“Benefits such as Social Security and Medicare continue to flow because they are authorized by Congress in laws that do not need annual approval (although the services offered by Social Security benefit offices may be limited during a shutdown). In addition, the Treasury can continue to pay interest on U.S. Treasury debt on time.

The good news is shutdowns tend to have little effect on U.S. stocks. Since 1976, there have been 20 government shutdowns. The S&P 500 Index lost value nine times and gained value 10 times. One shutdown lasted only a few hours and didn’t have much effect on the market. The bad news is government shutdowns can temporarily slow economic growth and create a lot of worry.

Focus – Think About It

Fear is the most contagious disease you can imagine. It makes the virus look like a piker.

Warren Buffet

Investor and Philanthropist

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* These financial views are those of Carson Coaching, not the presenting Representative, the Representative’s Broker/Dealer, or Registered Investment Advisor, and should not be construed as investment advice.
* This newsletter is partially based on one prepared by Carson Coaching. Carson Coaching is not affiliated with the named firm or broker/dealer.
* Government bonds and Treasury Bills are guaranteed by the U.S. government as to the timely payment of principal and interest and, if held to maturity, offer a fixed rate of return and fixed principal value. However, the value of fund shares is not guaranteed and will fluctuate.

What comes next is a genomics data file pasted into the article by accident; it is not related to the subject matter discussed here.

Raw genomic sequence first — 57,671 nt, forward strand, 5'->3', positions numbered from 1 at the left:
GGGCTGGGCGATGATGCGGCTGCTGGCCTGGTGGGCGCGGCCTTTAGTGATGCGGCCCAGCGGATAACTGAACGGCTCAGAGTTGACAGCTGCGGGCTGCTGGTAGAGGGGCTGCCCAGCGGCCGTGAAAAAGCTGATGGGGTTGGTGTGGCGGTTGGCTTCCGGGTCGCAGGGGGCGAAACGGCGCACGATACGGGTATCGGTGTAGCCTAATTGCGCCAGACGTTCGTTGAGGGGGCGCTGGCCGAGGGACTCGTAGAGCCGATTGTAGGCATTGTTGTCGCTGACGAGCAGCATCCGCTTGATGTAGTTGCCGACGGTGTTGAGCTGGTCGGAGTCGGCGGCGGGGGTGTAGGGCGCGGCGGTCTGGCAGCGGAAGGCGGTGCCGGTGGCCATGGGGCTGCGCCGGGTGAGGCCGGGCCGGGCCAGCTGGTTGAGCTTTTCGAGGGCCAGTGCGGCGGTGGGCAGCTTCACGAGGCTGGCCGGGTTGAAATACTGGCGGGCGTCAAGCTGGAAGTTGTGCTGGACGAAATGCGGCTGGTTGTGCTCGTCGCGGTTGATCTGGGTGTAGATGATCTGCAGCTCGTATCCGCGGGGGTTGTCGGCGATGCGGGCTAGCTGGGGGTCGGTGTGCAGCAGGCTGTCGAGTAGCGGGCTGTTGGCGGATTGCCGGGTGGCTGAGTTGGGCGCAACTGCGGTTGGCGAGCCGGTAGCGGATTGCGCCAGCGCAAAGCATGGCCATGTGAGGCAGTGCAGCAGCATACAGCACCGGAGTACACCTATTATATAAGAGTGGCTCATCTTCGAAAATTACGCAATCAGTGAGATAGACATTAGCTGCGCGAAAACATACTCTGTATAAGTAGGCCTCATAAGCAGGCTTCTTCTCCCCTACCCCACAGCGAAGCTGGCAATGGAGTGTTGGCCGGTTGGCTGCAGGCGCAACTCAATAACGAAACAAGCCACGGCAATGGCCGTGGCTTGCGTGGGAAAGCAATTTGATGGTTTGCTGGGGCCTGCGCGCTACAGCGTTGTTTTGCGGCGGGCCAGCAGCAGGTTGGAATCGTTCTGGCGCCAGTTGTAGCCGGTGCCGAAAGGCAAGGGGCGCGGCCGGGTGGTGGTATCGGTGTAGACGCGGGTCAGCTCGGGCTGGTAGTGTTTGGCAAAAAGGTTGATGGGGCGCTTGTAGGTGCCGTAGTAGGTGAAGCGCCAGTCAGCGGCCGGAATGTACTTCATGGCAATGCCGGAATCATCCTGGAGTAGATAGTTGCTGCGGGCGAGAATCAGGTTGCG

* Corporate bonds are considered higher risk than government bonds but normally offer a higher yield and are subject to market, interest rate and credit risk as well as additional risks based on the quality of issuer coupon rate, price, yield, maturity, and redemption features.
* The Standard & Poor’s 500 (S&P 500) is an unmanaged group of securities considered to be representative of the stock market in general. You cannot invest directly in this index.
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* The Dow Jones Global ex-U.S. Index covers approximately 95% of the market capitalization of the 45 developed and emerging countries included in the Index.
* The 10-year Treasury Note represents debt owed by the United States Treasury to the public. Since the U.S. Government is seen as a risk-free borrower, investors use the 10-year Treasury Note as a benchmark for the long-term bond market.
* Gold represents the 3:00 p.m. (London time) gold price as reported by the London Bullion Market Association and is expressed in U.S. Dollars per fine troy ounce. The source for gold data is Federal Reserve Bank of St. Louis (FRED),
* The Bloomberg Commodity Index is designed to be a highly liquid and diversified benchmark for the commodity futures market. The Index is composed of futures contracts on 19 physical commodities and was launched on July 14, 1998.
* The DJ Equity All REIT Total Return Index measures the total return performance of the equity subcategory of the Real Estate Investment Trust (REIT) industry as calculated by Dow Jones.